One of the things I like about Wharton's fiction is the attention to interiors. Her people often come with characteristic backgrounds: the expanses of walnut in stuffy Mrs. Peniston's home in 'The House of Mirth'; in the 'The Age of Innocence,' maverick Mrs. Mingott planted amid "the frivolous upholstery of the Second Empire," and the Van der Luydens hearing the Archers plea for intersession in the Olenska matter in the chilly, shrouded, unused drawing room of their Madison Avenue townhouse--a r ...more
Sep 28, 2009 Dale rated it it was amazing
Wharton is one of my favorite writers, and my admiration for her and the way she chose to live had already made me a huge fan of her self-confidence. This and Italian Villas and their Gardens are beautiful, detailed, beautifully written and drawn precursors to coffee table books. Was there nothing this woman couldn't do? She was the architect of her beloved home The Mount, and in these books she displays the insight and skill for technical assessments for homes and gardens. She could have worked ...more
John Hellman
Mar 23, 2014 John Hellman rated it really liked it
" The Decoration of Houses" compliments Bill Bryson's "At Home". The book focuses on the gilded age of decoration. Many of the ideas shared in the book still apply today .
Apr 10, 2012 Salvatore rated it liked it
I now can decorate according to Gilded Age styles. Makes a whole lot of sense. Wharton and Codman are endearing and unwavering. They're ready to call you cheapsakes out. Now, if only I could find those millions I too could make one hell of a house.
No longer a particularly relevant treatise, though some of the analysis of room-type development is interesting. Unsurprisingly a distinct predilection for French types, with some consideration of Italian models.
Jun 10, 2008 Rhonda rated it liked it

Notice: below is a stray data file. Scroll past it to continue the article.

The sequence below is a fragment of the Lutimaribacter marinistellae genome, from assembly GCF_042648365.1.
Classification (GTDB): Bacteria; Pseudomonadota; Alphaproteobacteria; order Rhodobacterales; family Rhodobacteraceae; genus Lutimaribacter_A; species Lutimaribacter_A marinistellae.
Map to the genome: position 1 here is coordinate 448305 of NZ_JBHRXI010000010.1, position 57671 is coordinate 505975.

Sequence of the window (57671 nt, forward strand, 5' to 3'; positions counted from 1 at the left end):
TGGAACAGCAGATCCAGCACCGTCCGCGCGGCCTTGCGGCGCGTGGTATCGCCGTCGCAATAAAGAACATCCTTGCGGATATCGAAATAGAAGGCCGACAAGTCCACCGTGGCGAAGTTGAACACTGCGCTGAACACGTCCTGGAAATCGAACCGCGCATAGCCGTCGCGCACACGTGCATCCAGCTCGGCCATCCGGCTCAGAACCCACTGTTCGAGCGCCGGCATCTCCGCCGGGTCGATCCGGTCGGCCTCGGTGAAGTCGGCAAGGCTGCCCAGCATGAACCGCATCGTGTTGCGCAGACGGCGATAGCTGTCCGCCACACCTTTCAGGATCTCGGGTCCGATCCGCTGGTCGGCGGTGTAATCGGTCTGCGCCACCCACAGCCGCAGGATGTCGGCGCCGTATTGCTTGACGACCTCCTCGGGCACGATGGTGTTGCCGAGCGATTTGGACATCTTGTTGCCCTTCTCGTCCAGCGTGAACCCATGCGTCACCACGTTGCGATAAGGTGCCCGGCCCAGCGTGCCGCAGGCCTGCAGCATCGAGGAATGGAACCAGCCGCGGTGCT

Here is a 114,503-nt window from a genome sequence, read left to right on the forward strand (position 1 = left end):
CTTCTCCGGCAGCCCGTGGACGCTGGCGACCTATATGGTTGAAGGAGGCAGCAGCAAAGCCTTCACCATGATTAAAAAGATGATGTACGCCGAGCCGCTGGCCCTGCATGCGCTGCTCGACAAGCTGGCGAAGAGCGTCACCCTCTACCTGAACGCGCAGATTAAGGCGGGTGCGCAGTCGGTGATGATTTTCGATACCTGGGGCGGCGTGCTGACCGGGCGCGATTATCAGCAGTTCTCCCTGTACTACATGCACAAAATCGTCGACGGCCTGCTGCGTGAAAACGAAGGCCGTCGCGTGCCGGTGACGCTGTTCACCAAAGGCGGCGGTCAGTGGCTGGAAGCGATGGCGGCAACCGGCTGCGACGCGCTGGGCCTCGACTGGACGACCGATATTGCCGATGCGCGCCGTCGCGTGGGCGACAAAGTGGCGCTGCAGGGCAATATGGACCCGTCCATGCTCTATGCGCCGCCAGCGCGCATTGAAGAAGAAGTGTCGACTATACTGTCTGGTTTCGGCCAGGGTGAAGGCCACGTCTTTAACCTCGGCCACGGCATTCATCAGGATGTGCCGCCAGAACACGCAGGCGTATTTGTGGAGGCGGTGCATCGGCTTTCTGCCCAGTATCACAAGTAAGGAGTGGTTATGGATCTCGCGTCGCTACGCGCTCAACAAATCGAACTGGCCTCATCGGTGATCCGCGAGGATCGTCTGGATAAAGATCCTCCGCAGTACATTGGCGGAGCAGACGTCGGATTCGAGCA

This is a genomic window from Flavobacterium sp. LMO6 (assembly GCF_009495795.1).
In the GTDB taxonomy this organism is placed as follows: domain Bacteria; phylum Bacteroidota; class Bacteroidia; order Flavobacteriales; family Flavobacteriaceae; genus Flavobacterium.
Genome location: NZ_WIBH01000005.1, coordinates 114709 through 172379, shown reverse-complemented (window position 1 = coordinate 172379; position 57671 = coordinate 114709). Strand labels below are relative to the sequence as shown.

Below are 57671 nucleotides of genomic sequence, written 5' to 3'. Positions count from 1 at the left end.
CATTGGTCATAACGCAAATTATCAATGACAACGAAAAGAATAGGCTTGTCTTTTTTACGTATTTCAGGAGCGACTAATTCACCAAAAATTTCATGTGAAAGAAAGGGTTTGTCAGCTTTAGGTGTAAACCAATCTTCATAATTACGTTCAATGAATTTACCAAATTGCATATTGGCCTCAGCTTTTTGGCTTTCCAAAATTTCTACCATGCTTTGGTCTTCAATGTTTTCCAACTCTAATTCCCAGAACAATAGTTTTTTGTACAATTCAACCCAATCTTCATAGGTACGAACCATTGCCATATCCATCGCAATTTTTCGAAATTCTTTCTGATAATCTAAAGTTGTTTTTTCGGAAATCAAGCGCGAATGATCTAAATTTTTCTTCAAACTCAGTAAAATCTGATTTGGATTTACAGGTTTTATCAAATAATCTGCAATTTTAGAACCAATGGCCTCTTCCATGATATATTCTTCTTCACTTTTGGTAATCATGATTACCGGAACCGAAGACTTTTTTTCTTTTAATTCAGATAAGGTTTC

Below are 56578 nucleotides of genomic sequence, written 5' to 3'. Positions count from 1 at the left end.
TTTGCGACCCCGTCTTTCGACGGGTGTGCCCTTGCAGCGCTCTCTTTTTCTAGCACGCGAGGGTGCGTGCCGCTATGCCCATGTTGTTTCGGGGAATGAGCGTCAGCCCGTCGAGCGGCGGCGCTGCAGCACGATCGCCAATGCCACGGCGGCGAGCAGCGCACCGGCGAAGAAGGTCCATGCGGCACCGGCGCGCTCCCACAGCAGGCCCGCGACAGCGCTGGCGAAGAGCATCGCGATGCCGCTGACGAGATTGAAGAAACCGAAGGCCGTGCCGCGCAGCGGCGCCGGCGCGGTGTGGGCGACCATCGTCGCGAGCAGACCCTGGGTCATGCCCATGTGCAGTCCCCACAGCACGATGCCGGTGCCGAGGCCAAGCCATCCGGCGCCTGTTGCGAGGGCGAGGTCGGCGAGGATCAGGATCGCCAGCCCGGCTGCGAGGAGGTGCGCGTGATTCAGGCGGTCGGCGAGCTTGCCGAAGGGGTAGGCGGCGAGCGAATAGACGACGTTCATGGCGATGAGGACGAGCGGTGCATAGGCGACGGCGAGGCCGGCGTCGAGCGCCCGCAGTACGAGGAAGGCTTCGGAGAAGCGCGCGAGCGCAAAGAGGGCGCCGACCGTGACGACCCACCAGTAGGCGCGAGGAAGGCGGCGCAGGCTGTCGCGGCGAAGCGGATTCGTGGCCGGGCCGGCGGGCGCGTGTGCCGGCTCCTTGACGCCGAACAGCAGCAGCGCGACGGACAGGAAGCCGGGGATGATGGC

Very interesting to read this book after a May visit to The Mount, Wharton's summer home of 10 years in Lenox, MA. Too bad all our homes don't conform to her ideals ... being an heiress would help.
Not that I have a villa or mansion to decorate but there is still some good basic suggestions and it's a lot of fun reading Edith Wharton's thoughts on houses and their proper decoration and uses.
May 05, 2009 Amanda rated it really liked it
Fascinating! And wow, author Wharton was opinionated - it was fun to take a step back in time. Her chapter on nurseries and school rooms is right on, even for today's lifestyle.
Mar 30, 2007 V P rated it it was amazing
Recommends it for: anyone interested in decorating
Shelves: readalready
This is a great book. It is the 1st interior design book written by the 1st interior designer. A must read for anyone who likes interior designing or would like to learn more.
Megan Mills
Apr 24, 2012 Megan Mills rated it liked it
For a book about architecture of the nineteenth century, it made me giggle. That's good writing.
Shannon Cate
Feb 21, 2011 Shannon Cate rated it it was amazing
What a relief to know that stucco, in and of itself, is not immoral.
Jan 09, 2008 Ashton rated it it was amazing
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Edith Newbold Jones was born into such wealth and privilege that her family inspired the phrase "keeping up with the Joneses." The youngest of three children, Edith spent her early years touring Europe with her parents and, upon the family's return to the United States, enjoyed a privileged childhood in New York and Newport, Rhode Island. Edith's creativity and talent soon became obvious: By the a ...more